Today’s repost is inspired by a Facebook friend’s question about Isis and sex. So let’s dive into that a little bit. We can use having just passed Valentine’s Day and approaching spring—when all things, including love, bloom once more—as an excuse. As if we need one.
If you’ve ever looked into the topic of ancient Egyptian sexuality, you’ll know that they were pretty comfortable with sexuality. Sex was part of the great cycle of creation, life, death, and rebirth. You’ve no doubt read some of the famous ancient Egyptian love poetry with passionate lines like these:
“Your love has penetrated all within me, like honey plunged into water.” “To hear your voice is pomegranate wine to me—I draw life from hearing it.”
As well as some that are an appreciation of the sheer physical beauty of the beloved:
“Sister without rival, most beautiful of all, she looks like the star-goddess, rising at the start of the good New Year. Perfect and bright, shining skin, seductive in her eyes when she glances, sweet in her lips when she speaks, and never a word too many. Slender neck, shining body, her hair is true lapis, her arm gathers gold, her fingers are like lotus flowers, ample behind, tight waist, her thighs extend her beauty, shapely in stride when she steps on the earth.”
We have such poetic passion from the perspective of both the woman and the man. Before marriage, young men and women seem to have had freedom in their love affairs. After marriage, fidelity was expected, though it went much worse for the woman—including death—if she was caught in infidelity. The ancient Egyptians present a puzzling picture when it comes to homosexuality. On one hand, we have copies of the negative confession in which the (male) deceased declares that he has not had sex with a boy. Because he had to declare it, can we assume that some men were having sex with boys? That I do not know. The only reference to lesbianism comes from a dream-interpretation book in which it is bad omen for a woman to dream of being with another woman. And most references to man-on-man sex refer to the rape to which a victor may subject the vanquished enemy.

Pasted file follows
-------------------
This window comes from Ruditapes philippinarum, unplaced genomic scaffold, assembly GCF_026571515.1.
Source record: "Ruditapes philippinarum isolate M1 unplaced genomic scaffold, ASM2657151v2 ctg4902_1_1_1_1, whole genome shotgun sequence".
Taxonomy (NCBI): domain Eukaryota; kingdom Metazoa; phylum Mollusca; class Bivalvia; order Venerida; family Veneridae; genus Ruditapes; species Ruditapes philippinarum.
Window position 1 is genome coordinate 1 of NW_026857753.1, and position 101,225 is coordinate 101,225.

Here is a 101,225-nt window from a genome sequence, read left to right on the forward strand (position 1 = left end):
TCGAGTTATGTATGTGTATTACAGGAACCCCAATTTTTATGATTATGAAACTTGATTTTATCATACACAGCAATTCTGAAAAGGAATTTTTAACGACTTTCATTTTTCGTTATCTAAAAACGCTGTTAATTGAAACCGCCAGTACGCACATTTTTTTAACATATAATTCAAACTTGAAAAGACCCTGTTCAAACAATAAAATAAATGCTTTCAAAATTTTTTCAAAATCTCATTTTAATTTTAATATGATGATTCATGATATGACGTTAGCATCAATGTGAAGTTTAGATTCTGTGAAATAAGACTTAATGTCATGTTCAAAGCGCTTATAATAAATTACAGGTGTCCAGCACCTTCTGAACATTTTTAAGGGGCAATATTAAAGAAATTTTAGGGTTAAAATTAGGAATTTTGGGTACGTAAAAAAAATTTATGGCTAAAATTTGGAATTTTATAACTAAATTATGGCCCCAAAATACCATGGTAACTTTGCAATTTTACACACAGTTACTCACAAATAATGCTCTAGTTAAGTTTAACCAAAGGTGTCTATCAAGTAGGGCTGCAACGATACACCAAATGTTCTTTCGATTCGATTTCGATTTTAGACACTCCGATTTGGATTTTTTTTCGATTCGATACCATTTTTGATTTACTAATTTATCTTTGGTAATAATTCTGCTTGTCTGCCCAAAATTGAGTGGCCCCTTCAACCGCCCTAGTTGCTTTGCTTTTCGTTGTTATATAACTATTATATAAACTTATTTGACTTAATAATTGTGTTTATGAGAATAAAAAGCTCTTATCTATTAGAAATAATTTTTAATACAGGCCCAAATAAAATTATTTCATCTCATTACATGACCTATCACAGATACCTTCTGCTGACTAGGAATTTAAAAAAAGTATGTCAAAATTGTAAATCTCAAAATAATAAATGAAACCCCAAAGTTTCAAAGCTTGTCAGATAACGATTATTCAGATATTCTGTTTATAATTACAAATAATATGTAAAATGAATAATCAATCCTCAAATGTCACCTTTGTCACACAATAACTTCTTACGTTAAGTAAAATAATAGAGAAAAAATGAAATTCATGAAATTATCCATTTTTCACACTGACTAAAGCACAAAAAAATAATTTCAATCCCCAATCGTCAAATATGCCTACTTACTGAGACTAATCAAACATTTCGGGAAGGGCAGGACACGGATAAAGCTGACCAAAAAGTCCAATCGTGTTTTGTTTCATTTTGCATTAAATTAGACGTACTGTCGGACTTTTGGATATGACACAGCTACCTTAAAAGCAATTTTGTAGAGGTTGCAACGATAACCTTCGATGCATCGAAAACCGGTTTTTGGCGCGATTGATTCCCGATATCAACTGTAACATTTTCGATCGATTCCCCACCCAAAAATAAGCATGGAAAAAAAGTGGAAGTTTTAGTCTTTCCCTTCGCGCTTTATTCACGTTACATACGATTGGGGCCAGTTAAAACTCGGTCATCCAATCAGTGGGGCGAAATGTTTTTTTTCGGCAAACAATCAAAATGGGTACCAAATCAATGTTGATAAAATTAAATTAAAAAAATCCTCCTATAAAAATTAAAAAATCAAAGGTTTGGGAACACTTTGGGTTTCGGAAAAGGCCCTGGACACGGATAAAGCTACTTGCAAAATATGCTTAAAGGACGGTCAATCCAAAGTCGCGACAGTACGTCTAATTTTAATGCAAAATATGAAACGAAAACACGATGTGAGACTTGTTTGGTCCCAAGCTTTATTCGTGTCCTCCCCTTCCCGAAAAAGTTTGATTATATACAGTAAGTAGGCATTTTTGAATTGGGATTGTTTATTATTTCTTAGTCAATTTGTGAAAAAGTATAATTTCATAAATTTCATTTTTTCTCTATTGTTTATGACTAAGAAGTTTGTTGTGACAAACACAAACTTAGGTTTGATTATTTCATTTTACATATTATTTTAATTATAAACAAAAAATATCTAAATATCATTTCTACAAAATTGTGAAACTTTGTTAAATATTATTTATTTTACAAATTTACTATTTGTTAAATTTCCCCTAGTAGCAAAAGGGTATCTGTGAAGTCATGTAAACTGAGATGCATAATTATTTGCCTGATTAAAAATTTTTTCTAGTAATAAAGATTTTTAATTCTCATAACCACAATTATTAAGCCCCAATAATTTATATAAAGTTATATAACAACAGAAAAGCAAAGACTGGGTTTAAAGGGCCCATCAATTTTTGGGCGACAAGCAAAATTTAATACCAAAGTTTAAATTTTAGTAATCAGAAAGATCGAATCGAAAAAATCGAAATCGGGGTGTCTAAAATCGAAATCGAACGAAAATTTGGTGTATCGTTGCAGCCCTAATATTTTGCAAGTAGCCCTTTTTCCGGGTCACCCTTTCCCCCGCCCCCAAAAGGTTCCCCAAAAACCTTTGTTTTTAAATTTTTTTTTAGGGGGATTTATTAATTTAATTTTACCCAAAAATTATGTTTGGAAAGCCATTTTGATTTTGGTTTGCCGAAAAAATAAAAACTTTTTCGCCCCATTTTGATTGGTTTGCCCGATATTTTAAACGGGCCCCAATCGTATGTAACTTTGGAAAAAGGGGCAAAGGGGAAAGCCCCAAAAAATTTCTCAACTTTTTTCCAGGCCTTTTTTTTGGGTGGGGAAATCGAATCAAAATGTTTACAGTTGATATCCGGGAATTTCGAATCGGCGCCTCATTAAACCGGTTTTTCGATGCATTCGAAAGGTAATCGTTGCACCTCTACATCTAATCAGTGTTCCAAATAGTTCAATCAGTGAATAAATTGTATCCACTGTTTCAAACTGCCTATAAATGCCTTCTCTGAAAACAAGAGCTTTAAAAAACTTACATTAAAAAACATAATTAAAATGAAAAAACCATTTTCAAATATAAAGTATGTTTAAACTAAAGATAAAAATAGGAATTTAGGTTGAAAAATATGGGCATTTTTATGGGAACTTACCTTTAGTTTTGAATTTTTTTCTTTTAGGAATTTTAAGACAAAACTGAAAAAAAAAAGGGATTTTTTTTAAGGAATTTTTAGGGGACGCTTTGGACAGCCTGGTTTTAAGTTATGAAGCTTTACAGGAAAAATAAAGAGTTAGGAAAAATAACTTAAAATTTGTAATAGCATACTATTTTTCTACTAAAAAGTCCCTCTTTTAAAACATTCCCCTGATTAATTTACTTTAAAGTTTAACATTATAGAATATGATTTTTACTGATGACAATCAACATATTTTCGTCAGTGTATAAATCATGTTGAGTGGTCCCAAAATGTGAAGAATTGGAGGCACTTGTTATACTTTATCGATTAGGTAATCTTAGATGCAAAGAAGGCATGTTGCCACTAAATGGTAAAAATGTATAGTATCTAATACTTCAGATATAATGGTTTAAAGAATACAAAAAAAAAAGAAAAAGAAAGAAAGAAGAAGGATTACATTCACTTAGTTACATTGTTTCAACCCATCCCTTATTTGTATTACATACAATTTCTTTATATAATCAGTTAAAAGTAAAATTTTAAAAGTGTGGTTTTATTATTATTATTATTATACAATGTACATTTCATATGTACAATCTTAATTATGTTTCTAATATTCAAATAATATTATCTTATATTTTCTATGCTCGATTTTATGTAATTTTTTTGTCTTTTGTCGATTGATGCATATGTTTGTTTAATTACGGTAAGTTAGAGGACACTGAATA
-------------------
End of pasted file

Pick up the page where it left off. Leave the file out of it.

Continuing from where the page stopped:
And yet we have two instances of what seems to indicate a consensual homosexual relationship that seem to be okay: King Neferkare goes off with his general and it is implied that they do so for sex. We also have the tomb of what used to be called The Two Brothers. More modern researchers have suggested that the men, who were royal servants and confidents, were a gay couple. This is based on their tomb paintings, which show them embracing each other or in placements usually reserved for a husband and wife. The men are shown with their children, but their wives, the mothers of the children, are very de-emphasized, almost to the point of being erased. Some scholars say, yes, they probably were a gay couple, other say no.
Yet I want to talk not about ancient Egyptian sexuality in general, but about sexuality and religion, and especially sexuality in relation to Isis.
Temple Prostitution? Nope.
First, let us put the whole “temple prostitutes” thing right out of our heads when it comes to Egypt. There is no evidence of the practice in Egypt. Yes, I know. It was very exciting for the old gentlemen to contemplate the ever-so-Pagan goings on in those richly colored temples in days of old. But it may not have been quite how the old gentlemen envisioned it. (Please see my kindly rant on the old gentlemen of Egyptology here.) In fact, the one specific reference comes from the Greek geographer and historian Strabo (64 or 63 BCE-24 CE). Here’s the passage in its Loeb 1930s translation: